The topic of working with the local business community dominated a recent forum for Deerfield trustee candidates.
Five candidates are seeking three open positions on the Village Board: Jerry Kayne and Robert Nadler are challenging the three incumbents — Alan Farkas, Mary Oppenheim and Barbara Struthers.
Farkas could not attend the March 14 event at the Patty Turner Center, hosted by the League of Women Voters, but a League representative read an opening and closing statement on his behalf.
The audience asked questions ranging from economic development; infrastructure needs; bicycle and pedestrian safety; whether the candidates had time to devote to being a village trustee; and how to plan for the growing senior population.
Struthers stressed her involvement in revitalizing Deerfield's formerly "sad and deteriorating" downtown during her two terms on the board, and said the focus should shift to vacancies in other commercial areas, like Cadwell's Corners and Deerbrook Mall.
"I have advocated putting together a retail business group to look at this, a volunteer group," Struthers said. "We save a lot of money with our volunteer committees."
Kayne, who previously served one term on the village board beginning in 2001, called economic development "a communication issue."
He said the best way to increase new business "is to make the environment in Deerfield a good place to do business. So contact with the current business owners on what works and doesn't work, what they think can be improved, so that it's more of a communication with the current businesses and putting out the word that this is a great place to do business and to flourish."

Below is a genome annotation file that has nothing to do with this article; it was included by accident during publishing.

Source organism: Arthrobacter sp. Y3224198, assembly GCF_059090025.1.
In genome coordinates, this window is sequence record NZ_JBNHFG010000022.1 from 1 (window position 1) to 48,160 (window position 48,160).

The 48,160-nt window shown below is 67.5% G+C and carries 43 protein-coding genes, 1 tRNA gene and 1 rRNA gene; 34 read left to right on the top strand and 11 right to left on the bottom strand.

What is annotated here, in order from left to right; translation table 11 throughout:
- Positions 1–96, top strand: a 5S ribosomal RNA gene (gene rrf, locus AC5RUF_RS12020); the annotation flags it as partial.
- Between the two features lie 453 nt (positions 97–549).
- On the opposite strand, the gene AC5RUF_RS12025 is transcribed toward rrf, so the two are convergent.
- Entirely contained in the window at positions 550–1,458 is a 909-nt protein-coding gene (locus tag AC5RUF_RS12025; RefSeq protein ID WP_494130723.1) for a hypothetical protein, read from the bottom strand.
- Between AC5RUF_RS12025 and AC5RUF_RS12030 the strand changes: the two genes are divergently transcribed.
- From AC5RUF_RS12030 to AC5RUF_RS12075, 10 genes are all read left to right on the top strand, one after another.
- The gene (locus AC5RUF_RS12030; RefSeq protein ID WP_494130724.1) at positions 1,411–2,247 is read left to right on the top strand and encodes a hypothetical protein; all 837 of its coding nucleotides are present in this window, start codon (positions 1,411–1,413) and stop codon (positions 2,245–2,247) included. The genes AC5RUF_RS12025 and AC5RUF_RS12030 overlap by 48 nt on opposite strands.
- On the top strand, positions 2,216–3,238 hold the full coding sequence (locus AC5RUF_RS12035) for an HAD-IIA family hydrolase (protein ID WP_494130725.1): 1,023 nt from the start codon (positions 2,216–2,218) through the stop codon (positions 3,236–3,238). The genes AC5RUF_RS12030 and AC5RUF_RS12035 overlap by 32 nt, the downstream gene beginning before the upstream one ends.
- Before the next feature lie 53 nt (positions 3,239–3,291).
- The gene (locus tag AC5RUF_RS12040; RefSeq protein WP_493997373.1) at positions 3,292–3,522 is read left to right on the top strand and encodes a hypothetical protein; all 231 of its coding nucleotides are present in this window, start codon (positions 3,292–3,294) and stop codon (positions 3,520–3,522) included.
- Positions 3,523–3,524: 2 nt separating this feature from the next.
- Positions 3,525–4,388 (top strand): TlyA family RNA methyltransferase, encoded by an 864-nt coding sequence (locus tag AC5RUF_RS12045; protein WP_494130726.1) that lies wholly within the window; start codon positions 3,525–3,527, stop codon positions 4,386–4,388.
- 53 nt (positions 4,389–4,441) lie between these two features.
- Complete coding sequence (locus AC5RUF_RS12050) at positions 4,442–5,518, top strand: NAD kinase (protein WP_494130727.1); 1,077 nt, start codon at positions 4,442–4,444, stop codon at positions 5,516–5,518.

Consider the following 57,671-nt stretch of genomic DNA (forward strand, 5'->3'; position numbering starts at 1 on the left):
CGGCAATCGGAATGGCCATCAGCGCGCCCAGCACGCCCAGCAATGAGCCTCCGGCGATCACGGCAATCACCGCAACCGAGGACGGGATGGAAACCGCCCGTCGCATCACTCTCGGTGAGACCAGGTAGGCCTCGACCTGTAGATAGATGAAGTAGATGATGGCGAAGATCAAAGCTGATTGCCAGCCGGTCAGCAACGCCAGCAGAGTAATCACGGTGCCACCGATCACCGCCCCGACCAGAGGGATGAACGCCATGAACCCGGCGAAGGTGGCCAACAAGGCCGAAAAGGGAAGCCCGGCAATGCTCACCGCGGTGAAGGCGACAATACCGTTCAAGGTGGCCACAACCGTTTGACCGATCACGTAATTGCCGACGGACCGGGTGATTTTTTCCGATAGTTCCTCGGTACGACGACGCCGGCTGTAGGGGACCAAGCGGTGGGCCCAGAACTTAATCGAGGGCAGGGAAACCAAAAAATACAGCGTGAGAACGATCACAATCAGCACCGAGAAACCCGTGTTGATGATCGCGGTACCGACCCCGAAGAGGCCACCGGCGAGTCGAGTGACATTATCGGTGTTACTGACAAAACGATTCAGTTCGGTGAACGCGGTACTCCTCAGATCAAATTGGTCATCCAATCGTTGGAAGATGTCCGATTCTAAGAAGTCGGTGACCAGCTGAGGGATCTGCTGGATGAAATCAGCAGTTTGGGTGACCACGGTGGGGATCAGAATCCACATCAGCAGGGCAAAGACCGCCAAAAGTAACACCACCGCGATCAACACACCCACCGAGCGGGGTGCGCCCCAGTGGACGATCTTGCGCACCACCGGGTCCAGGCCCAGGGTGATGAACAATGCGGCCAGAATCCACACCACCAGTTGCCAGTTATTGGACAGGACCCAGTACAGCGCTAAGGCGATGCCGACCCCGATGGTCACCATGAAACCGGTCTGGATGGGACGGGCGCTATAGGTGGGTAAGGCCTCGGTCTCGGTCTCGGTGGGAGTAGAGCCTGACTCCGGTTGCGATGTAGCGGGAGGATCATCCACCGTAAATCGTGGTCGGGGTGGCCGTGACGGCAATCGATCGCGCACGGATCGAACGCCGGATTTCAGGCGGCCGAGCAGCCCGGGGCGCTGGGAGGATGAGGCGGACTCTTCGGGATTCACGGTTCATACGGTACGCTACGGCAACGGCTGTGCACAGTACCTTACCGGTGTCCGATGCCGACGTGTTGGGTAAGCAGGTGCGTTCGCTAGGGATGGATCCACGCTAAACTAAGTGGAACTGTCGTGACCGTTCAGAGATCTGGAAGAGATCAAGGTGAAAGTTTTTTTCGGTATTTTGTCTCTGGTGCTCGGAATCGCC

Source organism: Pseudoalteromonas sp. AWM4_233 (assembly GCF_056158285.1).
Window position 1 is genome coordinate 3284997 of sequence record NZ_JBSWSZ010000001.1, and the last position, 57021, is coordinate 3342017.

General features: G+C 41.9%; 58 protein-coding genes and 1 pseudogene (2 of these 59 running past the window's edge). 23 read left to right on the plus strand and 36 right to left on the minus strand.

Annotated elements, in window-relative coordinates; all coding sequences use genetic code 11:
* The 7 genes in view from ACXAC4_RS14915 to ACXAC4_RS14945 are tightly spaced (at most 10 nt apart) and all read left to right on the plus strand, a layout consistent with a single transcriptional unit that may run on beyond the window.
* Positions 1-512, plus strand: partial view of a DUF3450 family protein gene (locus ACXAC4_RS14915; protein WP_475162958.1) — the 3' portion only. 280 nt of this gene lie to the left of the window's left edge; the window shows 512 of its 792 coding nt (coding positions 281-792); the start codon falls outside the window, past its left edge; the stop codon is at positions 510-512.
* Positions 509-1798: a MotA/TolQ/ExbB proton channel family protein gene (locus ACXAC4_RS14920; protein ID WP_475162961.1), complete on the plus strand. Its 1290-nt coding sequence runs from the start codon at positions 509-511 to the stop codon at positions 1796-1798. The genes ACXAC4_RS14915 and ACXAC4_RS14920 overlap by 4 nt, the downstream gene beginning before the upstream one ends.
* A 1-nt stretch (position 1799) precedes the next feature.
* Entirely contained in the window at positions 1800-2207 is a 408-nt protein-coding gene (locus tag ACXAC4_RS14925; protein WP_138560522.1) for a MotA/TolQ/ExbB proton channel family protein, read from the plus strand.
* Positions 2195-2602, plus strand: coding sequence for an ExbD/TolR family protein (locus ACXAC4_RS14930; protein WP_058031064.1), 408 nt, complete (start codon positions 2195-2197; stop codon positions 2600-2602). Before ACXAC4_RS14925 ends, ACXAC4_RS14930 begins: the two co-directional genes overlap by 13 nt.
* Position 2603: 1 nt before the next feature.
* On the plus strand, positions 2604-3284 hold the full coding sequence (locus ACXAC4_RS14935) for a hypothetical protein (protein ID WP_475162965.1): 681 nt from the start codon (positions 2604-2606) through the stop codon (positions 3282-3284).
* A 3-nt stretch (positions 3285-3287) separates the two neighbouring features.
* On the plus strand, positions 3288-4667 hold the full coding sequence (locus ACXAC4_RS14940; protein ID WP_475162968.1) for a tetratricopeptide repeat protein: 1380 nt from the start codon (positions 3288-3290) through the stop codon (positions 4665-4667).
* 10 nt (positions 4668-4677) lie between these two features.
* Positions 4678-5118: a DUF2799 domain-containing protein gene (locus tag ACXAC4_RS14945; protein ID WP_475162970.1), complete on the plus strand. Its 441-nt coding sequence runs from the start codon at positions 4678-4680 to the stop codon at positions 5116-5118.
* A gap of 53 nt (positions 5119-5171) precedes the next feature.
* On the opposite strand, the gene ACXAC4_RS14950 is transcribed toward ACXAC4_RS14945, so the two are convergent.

Nadler said the most crucial issue facing the village is retail sales tax revenue.
"Everything revolves around having a healthy economic base," he said. "For us to provide high quality services, we must fix the retail problem in town. We can't afford to have the poor conditions continue to persist at the two shopping centers that are in trouble — Cadwell's Corners and Deerbrook Mall."
Oppenheim said she has "no single agenda, no one cause, no axe to grind. I'm passionate about all the various areas in village government.
"My vision for Deerfield is a community that's safe, affordable and sustainable, with top quality services, up-to-date facilities, a solid tax base and flourishing businesses," Oppenheim said. "I'm dedicated to a village government that's responsive to residents, open to new ideas, so we can meet the challenges of the future with fresh solutions."
In a statement read by Kelly McShane of the League of Women Voters, Farkas didn't focus on specific issues, but cited the experience he's accrued during his first term.
"You have the benefit of my record and a wealth of information upon which to measure my bid for reelection," Farkas said, in the statement. "I am a progressive, bold, forward-thinking individual, but very conservative in my approach to financial management."